Friday, 28 October 2011

Cut it out

A workshop for first year students - looking at the relationship between colours and composition.

Wednesday, 26 October 2011

Niels Klim's journey under the ground by baron Ludvig Holberg

Louis Holberg's 1741 science fiction / fantasy / utopian / satirical novel derides his contemporary 18th century society while drawing inspiration from Thomas More's Utopia and Jonathan Swift's Gulliver's Travels
It was considered too radical for Nordic culture, so the first edition was published in Latin in Germany where it circulated to a much wider audience and its popularity ensured it was quickly translated into a number of languages.

Sunday, 23 October 2011

Inspiration: Karel Teissig, Czech Poster design.

I found this poster designer on Rick Poyner's design observer blog from his posting "An unknown Master of Poster Design" This is fantastic inspiration for the Year two poster project. Some original thinking, brave compositions, and strong combinations of type and image. Beautifully quirky imagery.

The Hunterian Museum Drawing Visit
On November 3rd Year 2 & 3 illustration students will be taking a drawing trip to The Royal College of Surgeons of England. There are some fantastic exhibitions there at the moment and include: Abnormal: Towards a Scientific Model of Disability by Ju Gosling aka ju90: Extinct and Ivory,Treasures from the Odontological Collection.

Wednesday, 12 October 2011

Parrots at BibliOdyssey

A taster from the always wonderful BibliOdyssey.

Here are the reliminary drawings for Edward Lear's book ''Illustrations of the family of Psittacidae, or parrots: the greater part of them species hitherto unfigured, containing forty-two lithographic plates, drawn from life, and on stone' 1832  You can see the final plates here.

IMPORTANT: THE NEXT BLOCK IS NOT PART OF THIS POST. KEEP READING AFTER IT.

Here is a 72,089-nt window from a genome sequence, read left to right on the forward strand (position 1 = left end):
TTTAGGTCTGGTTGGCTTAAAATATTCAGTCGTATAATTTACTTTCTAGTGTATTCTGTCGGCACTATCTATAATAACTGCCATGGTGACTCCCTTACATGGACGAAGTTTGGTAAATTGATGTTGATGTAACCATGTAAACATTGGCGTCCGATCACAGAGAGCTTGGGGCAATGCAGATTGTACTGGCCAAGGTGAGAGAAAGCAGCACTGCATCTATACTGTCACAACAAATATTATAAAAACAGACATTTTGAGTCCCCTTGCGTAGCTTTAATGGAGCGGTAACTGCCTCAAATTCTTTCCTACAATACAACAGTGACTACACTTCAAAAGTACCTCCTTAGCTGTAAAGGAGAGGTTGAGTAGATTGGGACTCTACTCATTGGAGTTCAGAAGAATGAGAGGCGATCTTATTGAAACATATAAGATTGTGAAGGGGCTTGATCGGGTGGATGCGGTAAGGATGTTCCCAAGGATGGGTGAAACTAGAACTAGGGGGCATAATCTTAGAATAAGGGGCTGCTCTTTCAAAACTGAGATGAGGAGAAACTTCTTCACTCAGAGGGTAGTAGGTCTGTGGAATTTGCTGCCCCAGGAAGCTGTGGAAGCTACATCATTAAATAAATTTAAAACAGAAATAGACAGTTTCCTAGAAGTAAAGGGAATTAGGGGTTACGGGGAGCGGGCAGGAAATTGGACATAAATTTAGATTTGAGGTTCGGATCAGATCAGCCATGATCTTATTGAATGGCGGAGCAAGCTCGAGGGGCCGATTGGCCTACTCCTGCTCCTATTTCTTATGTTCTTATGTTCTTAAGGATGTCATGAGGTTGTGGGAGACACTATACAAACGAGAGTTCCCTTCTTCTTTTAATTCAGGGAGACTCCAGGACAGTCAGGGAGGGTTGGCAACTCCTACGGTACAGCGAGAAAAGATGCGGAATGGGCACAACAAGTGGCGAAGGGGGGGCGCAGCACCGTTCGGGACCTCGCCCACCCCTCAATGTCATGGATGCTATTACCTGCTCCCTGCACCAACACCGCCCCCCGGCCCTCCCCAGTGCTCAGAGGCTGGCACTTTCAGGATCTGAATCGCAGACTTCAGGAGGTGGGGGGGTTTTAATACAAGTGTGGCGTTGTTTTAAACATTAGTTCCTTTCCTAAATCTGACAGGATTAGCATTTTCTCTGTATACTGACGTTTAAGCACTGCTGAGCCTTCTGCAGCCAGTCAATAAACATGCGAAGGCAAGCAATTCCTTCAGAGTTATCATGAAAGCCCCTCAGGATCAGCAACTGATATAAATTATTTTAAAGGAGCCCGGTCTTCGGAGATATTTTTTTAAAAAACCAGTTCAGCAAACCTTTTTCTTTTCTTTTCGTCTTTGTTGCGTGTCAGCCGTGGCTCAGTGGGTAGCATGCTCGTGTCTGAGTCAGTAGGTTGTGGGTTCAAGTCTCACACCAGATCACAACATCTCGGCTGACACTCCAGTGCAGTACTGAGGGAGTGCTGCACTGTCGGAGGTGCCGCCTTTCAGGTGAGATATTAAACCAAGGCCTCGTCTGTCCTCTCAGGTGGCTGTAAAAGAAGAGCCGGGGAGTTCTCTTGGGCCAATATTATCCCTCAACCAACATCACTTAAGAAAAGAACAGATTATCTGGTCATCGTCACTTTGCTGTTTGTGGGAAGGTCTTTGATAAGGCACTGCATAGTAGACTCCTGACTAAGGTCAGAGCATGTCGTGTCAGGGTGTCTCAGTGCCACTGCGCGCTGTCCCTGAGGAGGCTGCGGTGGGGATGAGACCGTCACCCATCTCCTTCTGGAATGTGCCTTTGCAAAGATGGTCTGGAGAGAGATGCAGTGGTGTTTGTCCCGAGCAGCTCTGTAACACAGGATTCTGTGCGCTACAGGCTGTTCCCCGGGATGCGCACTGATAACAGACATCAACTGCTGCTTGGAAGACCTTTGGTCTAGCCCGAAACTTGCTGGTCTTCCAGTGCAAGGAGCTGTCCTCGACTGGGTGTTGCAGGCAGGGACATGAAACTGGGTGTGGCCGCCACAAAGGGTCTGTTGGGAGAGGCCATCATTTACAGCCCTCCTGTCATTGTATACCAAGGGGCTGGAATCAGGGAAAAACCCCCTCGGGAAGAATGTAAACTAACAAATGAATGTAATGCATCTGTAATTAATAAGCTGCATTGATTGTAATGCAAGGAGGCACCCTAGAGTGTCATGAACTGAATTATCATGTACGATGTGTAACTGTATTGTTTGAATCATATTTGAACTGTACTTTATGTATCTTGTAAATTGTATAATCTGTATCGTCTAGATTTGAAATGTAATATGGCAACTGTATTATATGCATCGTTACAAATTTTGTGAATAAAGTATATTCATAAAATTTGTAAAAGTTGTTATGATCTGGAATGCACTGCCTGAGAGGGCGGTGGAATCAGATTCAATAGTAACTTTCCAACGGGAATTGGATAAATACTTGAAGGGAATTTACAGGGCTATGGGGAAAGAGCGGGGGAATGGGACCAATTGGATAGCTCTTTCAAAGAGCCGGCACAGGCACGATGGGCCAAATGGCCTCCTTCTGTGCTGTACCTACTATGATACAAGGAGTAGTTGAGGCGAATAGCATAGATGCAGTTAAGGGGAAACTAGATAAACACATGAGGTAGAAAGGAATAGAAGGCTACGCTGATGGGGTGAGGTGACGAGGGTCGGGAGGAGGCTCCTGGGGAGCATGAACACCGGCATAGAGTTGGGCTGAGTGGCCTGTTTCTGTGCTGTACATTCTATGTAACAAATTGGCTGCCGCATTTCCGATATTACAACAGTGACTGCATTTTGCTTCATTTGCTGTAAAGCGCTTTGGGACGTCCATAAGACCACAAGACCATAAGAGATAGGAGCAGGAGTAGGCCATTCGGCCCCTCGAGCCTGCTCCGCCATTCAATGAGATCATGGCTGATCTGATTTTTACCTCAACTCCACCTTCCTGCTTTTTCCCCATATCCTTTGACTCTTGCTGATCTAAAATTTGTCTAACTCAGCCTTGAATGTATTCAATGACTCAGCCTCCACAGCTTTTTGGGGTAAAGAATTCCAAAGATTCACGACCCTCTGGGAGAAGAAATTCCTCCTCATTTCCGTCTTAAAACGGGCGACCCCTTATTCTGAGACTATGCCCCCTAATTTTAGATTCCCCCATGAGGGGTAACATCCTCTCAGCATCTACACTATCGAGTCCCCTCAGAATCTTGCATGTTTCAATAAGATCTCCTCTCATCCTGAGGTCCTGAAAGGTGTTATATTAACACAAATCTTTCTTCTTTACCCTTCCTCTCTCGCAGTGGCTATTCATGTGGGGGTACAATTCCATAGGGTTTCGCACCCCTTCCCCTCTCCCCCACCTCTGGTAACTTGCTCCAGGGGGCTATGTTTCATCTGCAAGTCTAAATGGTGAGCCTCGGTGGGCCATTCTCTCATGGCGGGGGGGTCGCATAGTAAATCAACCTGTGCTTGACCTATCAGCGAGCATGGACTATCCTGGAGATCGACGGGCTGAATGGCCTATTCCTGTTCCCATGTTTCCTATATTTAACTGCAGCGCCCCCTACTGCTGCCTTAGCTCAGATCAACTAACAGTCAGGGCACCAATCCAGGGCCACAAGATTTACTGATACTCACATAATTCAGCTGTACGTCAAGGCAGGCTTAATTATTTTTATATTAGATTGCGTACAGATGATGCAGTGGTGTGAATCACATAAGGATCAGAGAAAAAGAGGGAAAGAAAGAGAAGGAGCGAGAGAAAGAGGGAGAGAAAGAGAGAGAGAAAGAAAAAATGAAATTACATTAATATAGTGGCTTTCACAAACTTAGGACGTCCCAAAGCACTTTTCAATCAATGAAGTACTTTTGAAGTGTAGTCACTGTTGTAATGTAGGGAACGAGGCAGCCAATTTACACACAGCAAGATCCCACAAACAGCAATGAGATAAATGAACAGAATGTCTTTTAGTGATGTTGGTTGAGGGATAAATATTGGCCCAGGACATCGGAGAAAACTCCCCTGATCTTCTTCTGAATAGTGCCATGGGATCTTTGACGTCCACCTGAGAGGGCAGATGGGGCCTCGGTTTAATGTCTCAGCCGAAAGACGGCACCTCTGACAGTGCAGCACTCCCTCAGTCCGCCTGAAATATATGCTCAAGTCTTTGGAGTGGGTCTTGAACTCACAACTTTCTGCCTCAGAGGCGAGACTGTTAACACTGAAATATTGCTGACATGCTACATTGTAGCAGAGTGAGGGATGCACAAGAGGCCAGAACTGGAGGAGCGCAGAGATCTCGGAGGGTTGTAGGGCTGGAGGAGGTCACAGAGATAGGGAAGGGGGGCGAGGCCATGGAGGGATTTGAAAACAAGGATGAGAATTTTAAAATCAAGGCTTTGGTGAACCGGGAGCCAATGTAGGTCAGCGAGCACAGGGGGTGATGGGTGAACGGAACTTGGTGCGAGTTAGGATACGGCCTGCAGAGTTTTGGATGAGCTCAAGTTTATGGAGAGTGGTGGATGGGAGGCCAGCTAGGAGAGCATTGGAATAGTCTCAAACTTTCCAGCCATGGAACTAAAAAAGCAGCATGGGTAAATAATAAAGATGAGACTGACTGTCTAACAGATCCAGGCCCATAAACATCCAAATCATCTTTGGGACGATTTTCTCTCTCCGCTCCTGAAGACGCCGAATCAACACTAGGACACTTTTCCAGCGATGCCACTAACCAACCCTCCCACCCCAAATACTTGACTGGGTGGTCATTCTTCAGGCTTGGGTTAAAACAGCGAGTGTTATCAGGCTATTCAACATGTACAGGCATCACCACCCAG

Edward Lear was TWENTY YEARS OLD when his Parrot book was published!!

Edward Lear Sketches of Parrots Relating to 'Illustrations of the Family of Psittacidae, or Parrots' (1832), ca. 1830 (MS Typ 55.9). Houghton Library, Harvard University.

Fontifier - your handwritting as a typeface

Here is a website were you can turn your handwritting (or anything hand drawn) into a typeface with no need for fontlab. It uses a template which you print out fill in, scan back in and upload to their website.

None of their examples are particularly inspiring but I think it could be a brilliant tool if used well.

Word as Image

This is a great film by Ji Lee (Creative Director of Google). He is a very interesting fellow and worth looking into. This is an animation of his new work 'Word as Image'.

Berger on Drawing

You should all have read (or watched - it was a TV series) or at least heard of and about to read John Berger's 'Ways of Seeing' - I will write a post about this later. However, more relevant to the 1st Years 'Drawing Object' project is his less well know book 'On Drawing'. Below are a few excerpts that really rang true with the way that I think about drawing.

- “For the artist drawing is discovery. And that is not just a slick phrase, it is quite literally true. It is the actual act of drawing that forces the artist to look at the object in front of him, to dissect it in his mind’s eye and put it together again; or, if he is drawing from memory, that forces him to dredge his own mind, to discover the content of his own store of past observations.” (page 3)

- “A drawing is an autobiographical record of one’s discovery of an event – seen, remembered or imagined.” (page 3)

- “It is a platitude in the teaching of drawing that the heart of the matter lies in the specific process of looking. A line, an area of tone, is not really important because it records what you have seen, but because of what it will lead you on to see. Following up its logic in order to check its accuracy, you find confirmation or denial in the object itself or in your memory of it.

John Berger [2005]: Berger on Drawing. Edited by Jim Savage. Aghabullogue, Co. Cork, Eire: Occasional Press. Second Edition, 2007.